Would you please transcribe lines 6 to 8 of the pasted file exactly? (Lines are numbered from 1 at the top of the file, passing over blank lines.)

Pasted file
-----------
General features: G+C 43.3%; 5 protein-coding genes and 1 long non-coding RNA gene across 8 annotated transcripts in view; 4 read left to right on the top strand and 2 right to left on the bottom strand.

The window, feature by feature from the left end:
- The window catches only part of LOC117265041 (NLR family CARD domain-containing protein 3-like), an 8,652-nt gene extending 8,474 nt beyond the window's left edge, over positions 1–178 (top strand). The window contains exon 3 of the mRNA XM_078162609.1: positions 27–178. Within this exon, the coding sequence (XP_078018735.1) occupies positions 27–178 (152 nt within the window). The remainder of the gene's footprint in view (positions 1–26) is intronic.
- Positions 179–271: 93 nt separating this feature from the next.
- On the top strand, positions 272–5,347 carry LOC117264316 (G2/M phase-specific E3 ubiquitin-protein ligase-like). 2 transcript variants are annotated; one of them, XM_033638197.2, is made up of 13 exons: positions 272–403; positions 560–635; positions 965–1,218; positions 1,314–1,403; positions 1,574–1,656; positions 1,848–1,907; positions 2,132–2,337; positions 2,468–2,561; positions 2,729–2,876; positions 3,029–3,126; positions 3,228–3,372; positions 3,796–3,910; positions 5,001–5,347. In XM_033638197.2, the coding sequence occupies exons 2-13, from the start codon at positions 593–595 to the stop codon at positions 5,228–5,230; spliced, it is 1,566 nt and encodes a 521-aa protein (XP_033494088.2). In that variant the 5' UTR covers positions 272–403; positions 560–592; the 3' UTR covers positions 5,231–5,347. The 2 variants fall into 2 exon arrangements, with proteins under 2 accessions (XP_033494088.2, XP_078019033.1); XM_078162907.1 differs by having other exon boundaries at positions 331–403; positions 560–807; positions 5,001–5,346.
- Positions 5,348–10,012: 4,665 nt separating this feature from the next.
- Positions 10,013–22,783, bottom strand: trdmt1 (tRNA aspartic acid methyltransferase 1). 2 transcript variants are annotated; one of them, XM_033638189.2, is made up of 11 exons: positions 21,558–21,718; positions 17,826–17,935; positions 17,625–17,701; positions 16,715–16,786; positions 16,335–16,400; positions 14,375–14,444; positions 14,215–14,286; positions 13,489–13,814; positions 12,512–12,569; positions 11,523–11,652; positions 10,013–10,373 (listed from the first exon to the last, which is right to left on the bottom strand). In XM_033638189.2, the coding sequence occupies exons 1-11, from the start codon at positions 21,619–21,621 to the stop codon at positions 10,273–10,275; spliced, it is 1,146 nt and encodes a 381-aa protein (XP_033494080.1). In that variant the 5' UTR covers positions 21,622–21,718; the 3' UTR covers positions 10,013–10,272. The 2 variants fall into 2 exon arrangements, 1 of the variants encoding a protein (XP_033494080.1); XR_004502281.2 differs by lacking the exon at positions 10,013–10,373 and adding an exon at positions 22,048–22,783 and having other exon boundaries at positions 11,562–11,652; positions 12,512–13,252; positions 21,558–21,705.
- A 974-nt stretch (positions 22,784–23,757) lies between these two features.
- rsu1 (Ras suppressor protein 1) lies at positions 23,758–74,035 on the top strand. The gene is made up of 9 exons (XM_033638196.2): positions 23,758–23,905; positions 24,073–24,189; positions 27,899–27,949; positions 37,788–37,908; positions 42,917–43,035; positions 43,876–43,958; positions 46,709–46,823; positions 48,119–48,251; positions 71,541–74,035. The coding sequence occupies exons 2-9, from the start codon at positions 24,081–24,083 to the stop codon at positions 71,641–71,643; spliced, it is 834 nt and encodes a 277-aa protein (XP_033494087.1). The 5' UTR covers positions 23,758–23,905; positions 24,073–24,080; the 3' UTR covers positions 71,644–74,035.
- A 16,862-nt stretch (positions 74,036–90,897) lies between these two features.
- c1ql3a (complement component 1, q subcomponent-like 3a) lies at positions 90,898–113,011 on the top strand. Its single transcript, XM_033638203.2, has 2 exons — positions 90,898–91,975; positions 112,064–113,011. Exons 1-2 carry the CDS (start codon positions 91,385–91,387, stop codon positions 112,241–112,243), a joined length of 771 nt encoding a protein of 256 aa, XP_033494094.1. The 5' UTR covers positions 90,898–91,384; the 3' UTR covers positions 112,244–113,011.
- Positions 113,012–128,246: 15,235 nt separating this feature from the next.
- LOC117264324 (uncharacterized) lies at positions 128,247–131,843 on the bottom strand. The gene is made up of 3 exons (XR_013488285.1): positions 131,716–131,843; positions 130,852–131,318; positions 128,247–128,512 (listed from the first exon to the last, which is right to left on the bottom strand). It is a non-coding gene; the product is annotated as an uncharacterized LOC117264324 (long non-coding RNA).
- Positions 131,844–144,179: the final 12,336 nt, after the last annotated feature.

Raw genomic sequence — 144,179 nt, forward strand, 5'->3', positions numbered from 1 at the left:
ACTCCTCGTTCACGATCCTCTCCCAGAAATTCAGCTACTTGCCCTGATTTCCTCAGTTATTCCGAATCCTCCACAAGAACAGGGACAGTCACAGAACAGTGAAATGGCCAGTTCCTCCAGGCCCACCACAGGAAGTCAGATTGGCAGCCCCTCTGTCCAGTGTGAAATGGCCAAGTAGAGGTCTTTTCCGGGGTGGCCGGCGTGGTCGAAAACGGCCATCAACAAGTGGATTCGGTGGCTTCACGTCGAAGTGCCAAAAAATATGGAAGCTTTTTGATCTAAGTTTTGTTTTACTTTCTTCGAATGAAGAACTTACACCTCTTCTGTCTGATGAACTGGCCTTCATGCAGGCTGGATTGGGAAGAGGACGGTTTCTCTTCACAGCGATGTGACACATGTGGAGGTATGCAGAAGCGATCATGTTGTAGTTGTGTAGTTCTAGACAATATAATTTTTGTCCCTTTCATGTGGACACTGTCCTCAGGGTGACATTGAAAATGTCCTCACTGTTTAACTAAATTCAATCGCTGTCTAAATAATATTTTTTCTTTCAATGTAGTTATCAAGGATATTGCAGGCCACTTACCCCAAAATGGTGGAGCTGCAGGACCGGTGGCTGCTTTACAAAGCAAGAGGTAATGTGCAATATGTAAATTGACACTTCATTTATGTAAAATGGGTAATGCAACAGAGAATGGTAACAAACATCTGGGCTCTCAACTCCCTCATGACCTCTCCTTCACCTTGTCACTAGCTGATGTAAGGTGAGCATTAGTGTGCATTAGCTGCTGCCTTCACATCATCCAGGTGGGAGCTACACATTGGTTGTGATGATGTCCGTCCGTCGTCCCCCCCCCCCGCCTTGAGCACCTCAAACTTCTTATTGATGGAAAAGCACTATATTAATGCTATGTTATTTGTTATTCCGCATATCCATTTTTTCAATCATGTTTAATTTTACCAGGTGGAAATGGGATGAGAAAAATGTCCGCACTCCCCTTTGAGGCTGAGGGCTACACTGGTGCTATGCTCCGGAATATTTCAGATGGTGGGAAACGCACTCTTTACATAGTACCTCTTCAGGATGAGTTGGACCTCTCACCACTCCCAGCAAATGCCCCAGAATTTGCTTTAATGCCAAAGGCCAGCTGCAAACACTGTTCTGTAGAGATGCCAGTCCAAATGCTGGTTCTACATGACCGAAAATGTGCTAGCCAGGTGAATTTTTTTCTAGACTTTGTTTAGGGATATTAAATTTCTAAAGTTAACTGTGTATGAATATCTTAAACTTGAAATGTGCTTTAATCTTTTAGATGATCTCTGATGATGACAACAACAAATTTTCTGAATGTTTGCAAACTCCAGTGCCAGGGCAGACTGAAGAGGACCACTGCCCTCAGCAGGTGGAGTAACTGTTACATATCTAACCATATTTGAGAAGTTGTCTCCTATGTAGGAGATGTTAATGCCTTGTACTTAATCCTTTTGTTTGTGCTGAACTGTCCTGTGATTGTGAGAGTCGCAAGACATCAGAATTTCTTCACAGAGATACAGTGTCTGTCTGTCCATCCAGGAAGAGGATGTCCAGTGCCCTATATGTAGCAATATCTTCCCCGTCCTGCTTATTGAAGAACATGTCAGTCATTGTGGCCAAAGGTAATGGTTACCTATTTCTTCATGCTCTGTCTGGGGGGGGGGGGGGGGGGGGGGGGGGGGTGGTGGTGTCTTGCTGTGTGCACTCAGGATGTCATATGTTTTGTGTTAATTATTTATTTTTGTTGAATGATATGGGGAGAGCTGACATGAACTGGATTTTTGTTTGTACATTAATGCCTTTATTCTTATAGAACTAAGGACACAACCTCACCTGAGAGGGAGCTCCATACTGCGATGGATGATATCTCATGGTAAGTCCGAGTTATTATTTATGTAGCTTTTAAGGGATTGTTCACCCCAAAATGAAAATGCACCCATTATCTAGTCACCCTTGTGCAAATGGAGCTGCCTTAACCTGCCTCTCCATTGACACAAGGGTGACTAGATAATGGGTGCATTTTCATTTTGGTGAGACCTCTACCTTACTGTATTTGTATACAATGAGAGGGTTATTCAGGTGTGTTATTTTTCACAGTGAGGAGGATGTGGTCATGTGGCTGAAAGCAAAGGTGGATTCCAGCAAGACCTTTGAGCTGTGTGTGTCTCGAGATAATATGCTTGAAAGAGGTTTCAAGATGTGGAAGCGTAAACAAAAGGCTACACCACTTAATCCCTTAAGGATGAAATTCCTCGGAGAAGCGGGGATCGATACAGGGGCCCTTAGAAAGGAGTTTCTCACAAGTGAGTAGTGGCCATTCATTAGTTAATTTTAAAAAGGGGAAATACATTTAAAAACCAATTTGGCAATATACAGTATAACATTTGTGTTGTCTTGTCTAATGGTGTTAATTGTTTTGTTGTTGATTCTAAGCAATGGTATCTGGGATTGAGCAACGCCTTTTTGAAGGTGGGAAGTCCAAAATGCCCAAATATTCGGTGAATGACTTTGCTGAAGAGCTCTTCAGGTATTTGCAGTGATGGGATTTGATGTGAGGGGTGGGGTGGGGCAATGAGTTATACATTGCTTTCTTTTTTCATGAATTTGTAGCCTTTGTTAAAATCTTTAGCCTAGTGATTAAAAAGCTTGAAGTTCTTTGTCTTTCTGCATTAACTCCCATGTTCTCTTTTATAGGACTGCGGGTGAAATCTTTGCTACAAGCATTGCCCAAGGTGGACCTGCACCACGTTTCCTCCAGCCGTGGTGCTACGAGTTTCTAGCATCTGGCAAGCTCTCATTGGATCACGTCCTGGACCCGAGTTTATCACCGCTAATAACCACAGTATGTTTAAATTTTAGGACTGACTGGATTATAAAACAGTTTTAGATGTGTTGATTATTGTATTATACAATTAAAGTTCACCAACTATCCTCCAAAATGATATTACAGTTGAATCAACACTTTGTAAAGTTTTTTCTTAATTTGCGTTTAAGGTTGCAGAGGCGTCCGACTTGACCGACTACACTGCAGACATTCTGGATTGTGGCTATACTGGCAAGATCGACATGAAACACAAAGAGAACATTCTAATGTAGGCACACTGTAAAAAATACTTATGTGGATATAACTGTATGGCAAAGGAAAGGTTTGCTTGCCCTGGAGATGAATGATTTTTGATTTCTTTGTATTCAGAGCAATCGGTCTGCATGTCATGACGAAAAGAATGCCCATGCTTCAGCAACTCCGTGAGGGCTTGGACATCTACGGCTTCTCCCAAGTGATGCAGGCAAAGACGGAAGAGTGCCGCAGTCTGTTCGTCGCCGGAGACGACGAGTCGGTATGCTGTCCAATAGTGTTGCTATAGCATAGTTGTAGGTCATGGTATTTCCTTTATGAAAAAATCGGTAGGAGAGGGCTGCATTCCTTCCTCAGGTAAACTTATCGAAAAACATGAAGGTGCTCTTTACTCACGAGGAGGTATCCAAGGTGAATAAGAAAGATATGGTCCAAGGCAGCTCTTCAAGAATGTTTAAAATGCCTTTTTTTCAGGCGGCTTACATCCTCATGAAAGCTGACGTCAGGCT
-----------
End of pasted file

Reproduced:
- Positions 5,348–10,012: 4,665 nt separating this feature from the next.
- Positions 10,013–22,783, bottom strand: trdmt1 (tRNA aspartic acid methyltransferase 1). 2 transcript variants are annotated; one of them, XM_033638189.2, is made up of 11 exons: positions 21,558–21,718; positions 17,826–17,935; positions 17,625–17,701; positions 16,715–16,786; positions 16,335–16,400; positions 14,375–14,444; positions 14,215–14,286; positions 13,489–13,814; positions 12,512–12,569; positions 11,523–11,652; positions 10,013–10,373 (listed from the first exon to the last, which is right to left on the bottom strand). In XM_033638189.2, the coding sequence occupies exons 1-11, from the start codon at positions 21,619–21,621 to the stop codon at positions 10,273–10,275; spliced, it is 1,146 nt and encodes a 381-aa protein (XP_033494080.1). In that variant the 5' UTR covers positions 21,622–21,718; the 3' UTR covers positions 10,013–10,272. The 2 variants fall into 2 exon arrangements, 1 of the variants encoding a protein (XP_033494080.1); XR_004502281.2 differs by lacking the exon at positions 10,013–10,373 and adding an exon at positions 22,048–22,783 and having other exon boundaries at positions 11,562–11,652; positions 12,512–13,252; positions 21,558–21,705.
- A 974-nt stretch (positions 22,784–23,757) lies between these two features.